’Tis the Season for Celebrating Freedom

By Katharine Kosin and Pierce McManus

Bill of Rights Day

The liberties in the Bill of Rights are crucial for our democratic government to function. They allow us to express ourselves, no matter how displeasing our ideas may be to the government or society at large.

Have you noticed there’s a special “day” for just about everything? Pick any date on the calendar and odds are it’s been designated National or International (fill-in-the-blank) Day.

Do you love tacos? You’re in luck because Oct. 4 is National Taco Day. Are felines more your fancy? Commemorate your furry friends on Oct. 29, National Cat Day. Think Cat Day is funny? Spread the joy of laughter on International Joke Day, which happens to fall on July 1. You get the idea.

As much as we love tacos, cats and a good rib-tickler, we couldn’t express these heartfelt desires without the constitutional protection of our most essential freedoms — religion, speech, press, assembly and petition, to name those covered by the First Amendment.

So on Dec. 15, we’ll be celebrating Bill of Rights Day, a day first observed 78 years ago to commemorate ratification of the first 10 amendments to the U.S. Constitution. Together, these amendments protect the core rights that shape our American experience.

The liberties in the Bill of Rights are crucial for our democratic government to function. They allow us to express ourselves, no matter how displeasing our ideas may be to the government or society at large. They ensure access to the information we need to make decisions in our daily lives, whether we’re at the supermarket or in the voting booth, and they assure the accountability of those in power by protecting the due process of law. And while these fundamental rights are powerful and enjoy their own special day, they should not be taken for granted.

For one thing, local, state and federal governments don’t always respect the boundaries established by the Bill of Rights. The federal government temporarily limited the freedoms of speech and press with the Sedition Act in 1798 and state governments used to bar women and African Americans of any sex from serving on juries, interfering with the due process rights of female and black defendants guaranteed by the Sixth Amendment. In more recent times, the courts have better served as a check on government interference in these freedoms, but we still must remain vigilant.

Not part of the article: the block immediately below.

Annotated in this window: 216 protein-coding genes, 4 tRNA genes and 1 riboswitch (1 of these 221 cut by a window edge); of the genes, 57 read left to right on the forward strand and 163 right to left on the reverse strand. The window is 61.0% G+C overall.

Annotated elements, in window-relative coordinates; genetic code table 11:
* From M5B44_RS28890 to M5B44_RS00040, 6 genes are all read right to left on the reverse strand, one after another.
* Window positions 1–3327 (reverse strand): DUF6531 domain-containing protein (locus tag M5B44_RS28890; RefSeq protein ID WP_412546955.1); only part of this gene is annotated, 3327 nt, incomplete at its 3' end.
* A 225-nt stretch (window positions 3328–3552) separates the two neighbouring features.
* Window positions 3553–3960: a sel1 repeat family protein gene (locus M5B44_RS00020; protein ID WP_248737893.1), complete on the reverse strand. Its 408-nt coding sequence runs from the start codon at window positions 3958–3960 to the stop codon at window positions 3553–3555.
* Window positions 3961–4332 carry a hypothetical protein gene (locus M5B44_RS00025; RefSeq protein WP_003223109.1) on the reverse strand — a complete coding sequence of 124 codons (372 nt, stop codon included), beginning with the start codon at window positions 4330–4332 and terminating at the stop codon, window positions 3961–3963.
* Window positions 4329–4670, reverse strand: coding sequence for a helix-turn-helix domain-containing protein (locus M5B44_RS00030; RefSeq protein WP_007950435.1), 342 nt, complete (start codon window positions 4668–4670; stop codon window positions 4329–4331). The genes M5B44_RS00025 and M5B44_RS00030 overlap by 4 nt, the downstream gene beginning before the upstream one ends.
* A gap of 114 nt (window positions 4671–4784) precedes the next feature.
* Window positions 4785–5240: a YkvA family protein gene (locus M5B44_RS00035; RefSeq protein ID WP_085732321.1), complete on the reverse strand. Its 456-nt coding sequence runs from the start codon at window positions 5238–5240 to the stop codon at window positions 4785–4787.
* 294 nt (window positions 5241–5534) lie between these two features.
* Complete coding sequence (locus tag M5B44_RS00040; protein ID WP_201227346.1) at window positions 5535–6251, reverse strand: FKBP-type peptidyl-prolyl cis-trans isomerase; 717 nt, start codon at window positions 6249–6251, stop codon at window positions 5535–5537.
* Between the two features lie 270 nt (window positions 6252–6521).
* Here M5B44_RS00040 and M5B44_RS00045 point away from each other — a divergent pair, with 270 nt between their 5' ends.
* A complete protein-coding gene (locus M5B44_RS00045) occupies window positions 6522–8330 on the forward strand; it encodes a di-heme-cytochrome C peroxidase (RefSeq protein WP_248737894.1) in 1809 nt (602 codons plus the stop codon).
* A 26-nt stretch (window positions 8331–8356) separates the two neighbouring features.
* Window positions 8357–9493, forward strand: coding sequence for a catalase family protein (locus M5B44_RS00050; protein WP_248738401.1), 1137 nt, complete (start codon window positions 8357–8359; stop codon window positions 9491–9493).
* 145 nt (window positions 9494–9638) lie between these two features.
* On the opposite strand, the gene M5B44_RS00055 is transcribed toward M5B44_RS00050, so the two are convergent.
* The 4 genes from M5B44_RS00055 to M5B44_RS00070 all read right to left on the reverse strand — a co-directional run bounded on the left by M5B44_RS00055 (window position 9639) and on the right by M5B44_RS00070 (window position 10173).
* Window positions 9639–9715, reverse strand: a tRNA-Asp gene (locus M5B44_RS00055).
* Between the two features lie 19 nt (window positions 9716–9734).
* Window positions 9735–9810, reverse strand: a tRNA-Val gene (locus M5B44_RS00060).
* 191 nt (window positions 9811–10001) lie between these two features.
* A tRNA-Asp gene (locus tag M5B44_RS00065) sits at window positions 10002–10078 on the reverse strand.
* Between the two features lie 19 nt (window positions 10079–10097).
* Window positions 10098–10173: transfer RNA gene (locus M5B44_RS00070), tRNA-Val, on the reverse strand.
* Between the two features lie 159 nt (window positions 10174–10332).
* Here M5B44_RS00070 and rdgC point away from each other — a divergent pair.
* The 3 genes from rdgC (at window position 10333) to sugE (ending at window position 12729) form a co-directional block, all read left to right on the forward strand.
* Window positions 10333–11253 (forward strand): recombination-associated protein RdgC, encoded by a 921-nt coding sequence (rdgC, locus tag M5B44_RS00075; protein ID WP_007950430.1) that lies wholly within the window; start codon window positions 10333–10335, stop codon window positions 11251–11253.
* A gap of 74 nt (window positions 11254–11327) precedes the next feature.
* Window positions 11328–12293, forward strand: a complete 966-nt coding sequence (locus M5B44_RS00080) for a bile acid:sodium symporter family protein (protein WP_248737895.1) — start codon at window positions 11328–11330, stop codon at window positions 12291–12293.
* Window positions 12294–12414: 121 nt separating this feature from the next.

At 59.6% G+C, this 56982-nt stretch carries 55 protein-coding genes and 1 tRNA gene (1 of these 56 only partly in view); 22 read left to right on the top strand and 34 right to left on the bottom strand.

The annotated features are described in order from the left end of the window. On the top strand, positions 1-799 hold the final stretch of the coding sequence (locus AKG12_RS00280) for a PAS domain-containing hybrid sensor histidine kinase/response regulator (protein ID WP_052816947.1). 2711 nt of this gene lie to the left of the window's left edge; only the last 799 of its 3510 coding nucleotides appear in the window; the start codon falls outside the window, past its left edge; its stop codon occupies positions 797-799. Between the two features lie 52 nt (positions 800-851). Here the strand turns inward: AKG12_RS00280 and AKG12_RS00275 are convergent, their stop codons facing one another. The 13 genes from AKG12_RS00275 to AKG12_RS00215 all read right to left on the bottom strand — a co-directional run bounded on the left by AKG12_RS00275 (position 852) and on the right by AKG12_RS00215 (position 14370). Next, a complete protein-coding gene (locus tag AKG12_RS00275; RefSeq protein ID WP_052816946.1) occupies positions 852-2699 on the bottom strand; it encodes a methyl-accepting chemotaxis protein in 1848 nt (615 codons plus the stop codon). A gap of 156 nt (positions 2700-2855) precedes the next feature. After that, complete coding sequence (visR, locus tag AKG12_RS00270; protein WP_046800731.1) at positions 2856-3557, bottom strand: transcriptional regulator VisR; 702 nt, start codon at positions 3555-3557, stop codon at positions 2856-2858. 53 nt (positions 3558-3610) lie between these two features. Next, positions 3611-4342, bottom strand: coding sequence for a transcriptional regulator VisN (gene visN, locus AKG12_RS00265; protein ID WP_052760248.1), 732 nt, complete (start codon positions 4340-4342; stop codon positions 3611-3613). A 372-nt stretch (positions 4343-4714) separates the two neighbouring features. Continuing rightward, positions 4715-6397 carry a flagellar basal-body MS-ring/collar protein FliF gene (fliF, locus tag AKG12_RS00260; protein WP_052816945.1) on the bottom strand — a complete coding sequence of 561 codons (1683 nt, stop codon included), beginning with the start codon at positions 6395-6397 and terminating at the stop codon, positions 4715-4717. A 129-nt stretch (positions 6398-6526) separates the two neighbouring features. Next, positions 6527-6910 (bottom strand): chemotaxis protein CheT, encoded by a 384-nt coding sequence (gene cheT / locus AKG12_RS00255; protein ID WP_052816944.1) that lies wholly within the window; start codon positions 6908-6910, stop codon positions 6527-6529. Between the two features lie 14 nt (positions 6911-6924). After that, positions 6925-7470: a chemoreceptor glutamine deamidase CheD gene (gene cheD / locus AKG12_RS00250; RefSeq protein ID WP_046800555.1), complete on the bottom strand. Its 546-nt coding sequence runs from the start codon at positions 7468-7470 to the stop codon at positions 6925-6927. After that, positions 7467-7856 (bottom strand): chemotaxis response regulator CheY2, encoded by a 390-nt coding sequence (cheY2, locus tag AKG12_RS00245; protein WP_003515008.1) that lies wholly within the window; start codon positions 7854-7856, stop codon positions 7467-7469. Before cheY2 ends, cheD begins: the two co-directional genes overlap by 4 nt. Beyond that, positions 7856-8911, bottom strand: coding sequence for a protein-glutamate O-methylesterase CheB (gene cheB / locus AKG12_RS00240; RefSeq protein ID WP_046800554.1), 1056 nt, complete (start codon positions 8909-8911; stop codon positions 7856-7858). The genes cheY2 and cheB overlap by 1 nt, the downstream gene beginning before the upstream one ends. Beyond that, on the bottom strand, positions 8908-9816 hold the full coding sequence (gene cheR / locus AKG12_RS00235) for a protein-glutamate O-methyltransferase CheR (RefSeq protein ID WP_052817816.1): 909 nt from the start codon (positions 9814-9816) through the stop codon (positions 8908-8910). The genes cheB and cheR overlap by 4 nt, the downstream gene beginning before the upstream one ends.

But government interference is not the only threat to the Bill of Rights. There is a troubling lack of awareness among the public about what rights these amendments actually protect and why they are vital for our democracy. This year’s State of the First Amendment survey, conducted by the Freedom Forum Institute, found that 29 percent of American adults cannot name a single freedom covered by the First Amendment. Even more concerning, 29 percent believe that the First Amendment goes too far, a marked increase from 23 percent the previous year.

Even when these rights are both recognized and respected, they can bring their own complications and challenges. For example, freedom of speech and press give us access to information, but also create opportunities for disinformation to spread, which uproots our understanding of reality and blurs our judgment of whom or what to trust. This undermines faith in elections and other democratic institutions and sparks unnecessary friction in our society.

First Amendment freedoms are directly impacted by this information disorder. Online trolls and hoaxes have tricked people into showing up and exercising their freedom of petition and assembly for no apparent reason, such as when dozens showed up at Pennsylvania’s Gettysburg National Battlefield in July 2017 in response to a fake story claiming Confederate graves were about to be desecrated there. Freedom of speech, which is one of the cornerstones of our democracy, is not as effective or helpful when the opinions expressed are based on false or inaccurate information. And appreciation for freedom of the press can be undermined when completely made-up stories are confused for real news, muddying the media landscape.

So this Dec. 15, do your part to break the cycle of ignorance and misinformation that threatens our fundamental freedoms. Brush up on your constitutional freedoms and learn more about misinformation. Democracy demands it and our future depends on it.

As a starting point, you can learn how to identify and deflect misinformation that serves as propaganda at our new microsite, Disinformation-Nation.org. You can find other resources to hone your media literacy skills on NewseumED.org/medialiteracy and with the Newstrition app.

From all of us to all of you, Happy Bill of Rights Day!

Contributing to this column were Katharine Kosin, NewseumED museum educator and Pierce McManus, NewseumED’s digital communications and outreach director.

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